Used in clothing, household goods, furniture, medical and protective equipment, textiles weave an integral part of everyday life, and the production and consumption of textile products continue to grow, along with the environmental impact.
According to the Ellen MacArthur Foundation, between 2000 and 2015, global textile production almost doubled and the European Environment Agency (EEA) has projected the consumption of clothing and footwear to grow 63% by the end of the decade, from 62 million tonnes now to 102 million tonnes in 2030.
Clothing accounts for some 81% of the EU’s textile consumption and the rising trend of buying cheaper garments, which are used for a shorter period of time before being thrown away is contributing to what the Commission describes as “unsustainable patterns of overproduction and overconsumption,” better known as fast fashion.
Some 5.8 million tonnes of textiles are discarded every year in the EU – approximately 11kg per person – and every second somewhere in the world a truckload of textiles is landfilled or incinerated.
On top of the environmental consequences, the global textile value chain is fraught with social problems, such as the use of child labour and sweatshops, which are largely a result of the pressures to minimise production costs to meet consumer demand for affordable clothing.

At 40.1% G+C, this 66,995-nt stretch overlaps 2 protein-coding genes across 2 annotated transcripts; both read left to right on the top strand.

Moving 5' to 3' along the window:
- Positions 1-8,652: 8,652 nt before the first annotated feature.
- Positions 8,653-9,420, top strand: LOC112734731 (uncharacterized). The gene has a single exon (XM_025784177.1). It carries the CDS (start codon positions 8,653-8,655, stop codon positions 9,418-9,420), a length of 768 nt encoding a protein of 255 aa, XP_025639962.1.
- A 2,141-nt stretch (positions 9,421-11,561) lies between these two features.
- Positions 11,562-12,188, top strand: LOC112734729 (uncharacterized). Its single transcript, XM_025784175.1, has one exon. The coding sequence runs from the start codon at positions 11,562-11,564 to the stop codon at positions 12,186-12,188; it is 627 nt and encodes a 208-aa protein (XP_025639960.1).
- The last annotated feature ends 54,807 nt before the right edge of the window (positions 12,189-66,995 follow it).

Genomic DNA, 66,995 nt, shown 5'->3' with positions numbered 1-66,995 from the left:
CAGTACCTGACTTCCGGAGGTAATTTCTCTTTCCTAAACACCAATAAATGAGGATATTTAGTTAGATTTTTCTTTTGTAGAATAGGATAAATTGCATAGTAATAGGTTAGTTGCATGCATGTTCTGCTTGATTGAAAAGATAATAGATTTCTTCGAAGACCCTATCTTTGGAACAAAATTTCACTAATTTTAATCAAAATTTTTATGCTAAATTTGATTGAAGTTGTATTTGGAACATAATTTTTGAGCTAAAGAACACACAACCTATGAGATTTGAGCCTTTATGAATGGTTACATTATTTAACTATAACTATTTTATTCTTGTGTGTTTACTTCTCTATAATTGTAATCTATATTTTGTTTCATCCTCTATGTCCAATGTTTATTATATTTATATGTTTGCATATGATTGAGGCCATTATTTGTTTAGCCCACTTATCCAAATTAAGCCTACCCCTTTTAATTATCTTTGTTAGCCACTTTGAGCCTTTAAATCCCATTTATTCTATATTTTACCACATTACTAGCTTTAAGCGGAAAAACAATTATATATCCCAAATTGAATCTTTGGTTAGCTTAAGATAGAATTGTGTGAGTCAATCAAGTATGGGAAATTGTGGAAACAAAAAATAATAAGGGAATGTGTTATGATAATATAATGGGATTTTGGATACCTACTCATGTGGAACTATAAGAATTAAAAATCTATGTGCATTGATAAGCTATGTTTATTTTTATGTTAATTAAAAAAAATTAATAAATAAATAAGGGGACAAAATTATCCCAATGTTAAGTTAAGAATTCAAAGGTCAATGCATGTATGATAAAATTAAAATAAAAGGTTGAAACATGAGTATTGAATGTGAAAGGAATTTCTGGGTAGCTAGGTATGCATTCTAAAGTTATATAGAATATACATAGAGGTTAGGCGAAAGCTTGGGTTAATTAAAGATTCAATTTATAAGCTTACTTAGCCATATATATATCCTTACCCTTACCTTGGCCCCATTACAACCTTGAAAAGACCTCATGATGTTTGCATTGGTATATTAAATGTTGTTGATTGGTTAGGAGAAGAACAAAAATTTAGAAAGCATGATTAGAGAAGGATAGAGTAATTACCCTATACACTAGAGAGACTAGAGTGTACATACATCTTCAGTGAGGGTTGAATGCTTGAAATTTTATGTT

It is against this backdrop, amid rising concerns about the lack of sustainability and social justice, that the Commission released the EU Strategy for Sustainable and Circular Textiles. The Strategy aims to ensure that by 2030, textiles placed on the EU market are “long-lived and recyclable, made as much as possible of recycled fibres, free of hazardous substances and produced in respect of social rights and the environment”.
In terms of specific measures, the Strategy includes ecodesign requirements for textiles, clearer information, and a Digital Product Passport, as well as a compulsory extended producer responsibility scheme.
Plans also contain measures to tackle the release of microplastics from textiles, provide a boost to circular business models including reuse and repair services, and tighten controls of greenwashing.
To take on fast fashion, the Strategy calls on businesses to reduce the number of collections each year and to take further action to minimise their environmental impact. EU Member States are also being urged to push through favourable taxation measures to encourage the growth of the reuse and repair sector.
The bloc says the new measures will ultimately be of benefit to consumers, despite the higher prices of clothing that would likely come if the proposed Strategy becomes law, with longer-lasting and higher-quality garments.
The Commission also presented an outline with a number of possible scenarios for a textiles ecosystem transition pathway and invited stakeholders to express their views on how best to realise the transition.